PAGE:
Carolina Farmers have Potential to Cash In on Midwestern Drought

The Midwest, often termed as the breadbasket of America, continues to bake under unseasonably hot and dry conditions, pushing commodity markets to record highs. Conversely, Carolina farmers are sitting on good crops with adequate moisture, and if conditions continue, eastern producers should be able to cash in on the weather woes of the central part of the country. Herb Vanderberry, Public Policy Analyst with North Carolina Farm Bureau:

“The market will react a little sooner than everyone else to try and guess what is going on. You can follow the futures prices to tell you a little bit about what the market is guessing.”

Vanderberry notes that USDA will begin surveying farmers across the country this week to compile the pivotal August crop progress/supply demand report. Until that report is released, the markets will function on weather, and educated conjecture based on the weekly reports:

“USDA has come out in their July supply and demand report with a national corn crop 28 bushels per acre lower than the June report. The statistics service is conducting surveys at the end of July for the August crop production report that will be released that second week in August. That will be the first survey based report. Those reports will tell the size of the crop and where its heading, and have a lot to do with future prices.”

As far as Carolina farmers cashing in on high futures prices, Vanderberry says the secret lies in the crop’s potential:

“We are going into this 2012 crop year with acreages planted of all of our major field crops, we planted a record amount of wheat this year in NC. We had been set up for the potential for very good sized crops. But we are uncertain of what the yield potential will be. Based on the latest crop condition information looks like our corn and soybean crops are faring better than those in the Midwest. We are keeping our fingers crossed that we continue to get the rain that we need.”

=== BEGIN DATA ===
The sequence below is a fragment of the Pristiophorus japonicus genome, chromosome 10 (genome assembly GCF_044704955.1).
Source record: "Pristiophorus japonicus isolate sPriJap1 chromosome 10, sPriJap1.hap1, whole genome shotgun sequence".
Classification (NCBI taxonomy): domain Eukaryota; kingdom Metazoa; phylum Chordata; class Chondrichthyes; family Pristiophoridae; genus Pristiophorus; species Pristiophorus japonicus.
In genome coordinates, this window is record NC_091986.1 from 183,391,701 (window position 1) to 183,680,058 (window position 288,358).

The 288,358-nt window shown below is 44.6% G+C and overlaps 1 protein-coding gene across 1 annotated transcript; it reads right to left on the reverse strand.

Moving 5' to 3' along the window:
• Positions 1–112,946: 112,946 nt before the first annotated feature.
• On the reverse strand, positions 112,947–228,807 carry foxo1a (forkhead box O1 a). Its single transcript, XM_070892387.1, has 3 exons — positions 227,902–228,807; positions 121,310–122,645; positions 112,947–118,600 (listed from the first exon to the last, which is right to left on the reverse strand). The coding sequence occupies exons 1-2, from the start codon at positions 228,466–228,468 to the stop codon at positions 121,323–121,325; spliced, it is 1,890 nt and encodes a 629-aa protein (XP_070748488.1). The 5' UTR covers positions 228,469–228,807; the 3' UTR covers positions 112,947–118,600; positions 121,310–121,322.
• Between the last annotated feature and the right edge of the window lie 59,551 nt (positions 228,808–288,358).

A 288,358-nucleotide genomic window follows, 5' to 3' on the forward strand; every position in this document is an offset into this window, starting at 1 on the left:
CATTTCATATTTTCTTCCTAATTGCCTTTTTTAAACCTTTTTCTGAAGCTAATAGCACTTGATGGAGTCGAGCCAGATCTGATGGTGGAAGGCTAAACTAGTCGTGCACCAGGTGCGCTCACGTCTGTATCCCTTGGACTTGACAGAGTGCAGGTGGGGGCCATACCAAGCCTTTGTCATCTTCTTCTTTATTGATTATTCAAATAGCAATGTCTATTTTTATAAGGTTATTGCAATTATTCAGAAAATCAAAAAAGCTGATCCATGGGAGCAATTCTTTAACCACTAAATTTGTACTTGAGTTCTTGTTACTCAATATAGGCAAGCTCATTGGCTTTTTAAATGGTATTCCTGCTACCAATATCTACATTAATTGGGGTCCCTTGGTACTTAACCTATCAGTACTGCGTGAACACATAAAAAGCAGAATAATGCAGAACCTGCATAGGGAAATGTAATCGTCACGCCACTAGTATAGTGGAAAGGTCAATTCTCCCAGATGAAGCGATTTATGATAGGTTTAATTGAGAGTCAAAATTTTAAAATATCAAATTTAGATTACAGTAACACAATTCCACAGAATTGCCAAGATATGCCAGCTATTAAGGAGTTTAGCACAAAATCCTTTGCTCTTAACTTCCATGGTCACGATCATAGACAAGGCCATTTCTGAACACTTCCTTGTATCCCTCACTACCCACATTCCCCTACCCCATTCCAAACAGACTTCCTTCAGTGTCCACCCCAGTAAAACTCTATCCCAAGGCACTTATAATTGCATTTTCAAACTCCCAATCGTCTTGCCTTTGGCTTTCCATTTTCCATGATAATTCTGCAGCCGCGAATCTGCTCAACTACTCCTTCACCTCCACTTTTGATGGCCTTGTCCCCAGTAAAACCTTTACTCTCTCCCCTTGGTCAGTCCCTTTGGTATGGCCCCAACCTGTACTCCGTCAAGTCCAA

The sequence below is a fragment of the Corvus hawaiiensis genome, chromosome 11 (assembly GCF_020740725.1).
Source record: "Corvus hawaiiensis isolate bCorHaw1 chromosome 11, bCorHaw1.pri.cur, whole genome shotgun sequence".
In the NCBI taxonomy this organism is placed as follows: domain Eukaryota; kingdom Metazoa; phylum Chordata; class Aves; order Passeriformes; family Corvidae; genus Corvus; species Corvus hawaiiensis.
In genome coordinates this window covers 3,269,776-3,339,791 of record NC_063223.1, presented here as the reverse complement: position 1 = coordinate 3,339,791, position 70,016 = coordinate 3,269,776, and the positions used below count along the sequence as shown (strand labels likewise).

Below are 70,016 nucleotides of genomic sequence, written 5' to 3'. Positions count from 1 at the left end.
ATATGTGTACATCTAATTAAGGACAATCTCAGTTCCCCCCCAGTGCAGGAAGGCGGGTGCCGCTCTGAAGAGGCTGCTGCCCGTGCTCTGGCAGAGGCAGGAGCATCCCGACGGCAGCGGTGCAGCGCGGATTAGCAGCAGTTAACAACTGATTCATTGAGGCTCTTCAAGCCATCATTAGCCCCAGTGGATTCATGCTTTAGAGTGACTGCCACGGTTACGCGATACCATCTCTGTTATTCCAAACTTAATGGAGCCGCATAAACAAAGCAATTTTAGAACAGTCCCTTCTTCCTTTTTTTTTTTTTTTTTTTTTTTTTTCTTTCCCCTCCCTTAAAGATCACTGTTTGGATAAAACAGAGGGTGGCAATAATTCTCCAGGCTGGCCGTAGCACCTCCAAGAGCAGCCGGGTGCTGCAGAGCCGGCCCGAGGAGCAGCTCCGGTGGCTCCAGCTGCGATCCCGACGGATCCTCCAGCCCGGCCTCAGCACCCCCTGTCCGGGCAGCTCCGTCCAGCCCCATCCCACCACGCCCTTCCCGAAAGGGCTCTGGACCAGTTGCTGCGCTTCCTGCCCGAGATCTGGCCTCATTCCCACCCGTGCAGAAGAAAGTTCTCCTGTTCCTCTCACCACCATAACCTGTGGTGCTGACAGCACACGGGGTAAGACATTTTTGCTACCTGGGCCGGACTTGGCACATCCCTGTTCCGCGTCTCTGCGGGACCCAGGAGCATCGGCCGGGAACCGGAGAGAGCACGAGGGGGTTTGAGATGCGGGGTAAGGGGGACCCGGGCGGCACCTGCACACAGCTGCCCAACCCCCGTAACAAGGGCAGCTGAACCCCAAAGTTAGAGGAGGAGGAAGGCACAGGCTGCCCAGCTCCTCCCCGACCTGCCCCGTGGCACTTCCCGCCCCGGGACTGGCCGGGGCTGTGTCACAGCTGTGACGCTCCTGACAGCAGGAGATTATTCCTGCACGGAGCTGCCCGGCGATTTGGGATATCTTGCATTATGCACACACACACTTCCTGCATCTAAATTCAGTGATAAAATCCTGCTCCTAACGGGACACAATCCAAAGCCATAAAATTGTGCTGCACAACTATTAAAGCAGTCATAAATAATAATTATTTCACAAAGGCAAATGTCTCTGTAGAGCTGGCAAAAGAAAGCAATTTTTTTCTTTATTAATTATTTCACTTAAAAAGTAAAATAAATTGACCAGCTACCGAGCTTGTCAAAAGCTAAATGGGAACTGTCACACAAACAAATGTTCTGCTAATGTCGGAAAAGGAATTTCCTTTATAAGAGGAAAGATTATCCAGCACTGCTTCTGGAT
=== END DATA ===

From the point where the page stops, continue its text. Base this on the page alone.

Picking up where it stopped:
Cotton futures have plummeted recently due to a lack of demand. Vanderberry explains that recently cotton futures have been pulled up by corn and beans:

“Our cotton acreage going into 2012 was about 550,000 acres in NC, a bit lower than where we were in 2011. There is no doubt that with the pressure that is on corn and bean prices from the drought in the Midwest that southeastern cotton producers are already measuring their crop plans for next year.” is dedicated to serving the agricultural industry in the Carolinas and Virginia with the latest ag news, exclusive regional weather station readings, and key crop market information. The website is a companion of the Southern Farm Network, provider of daily agricultural radio programming to the Carolinas since 1974. presents radio programs, interviews and news relevant to crop and livestock production and research throughout the mid-Atlantic agricultural community.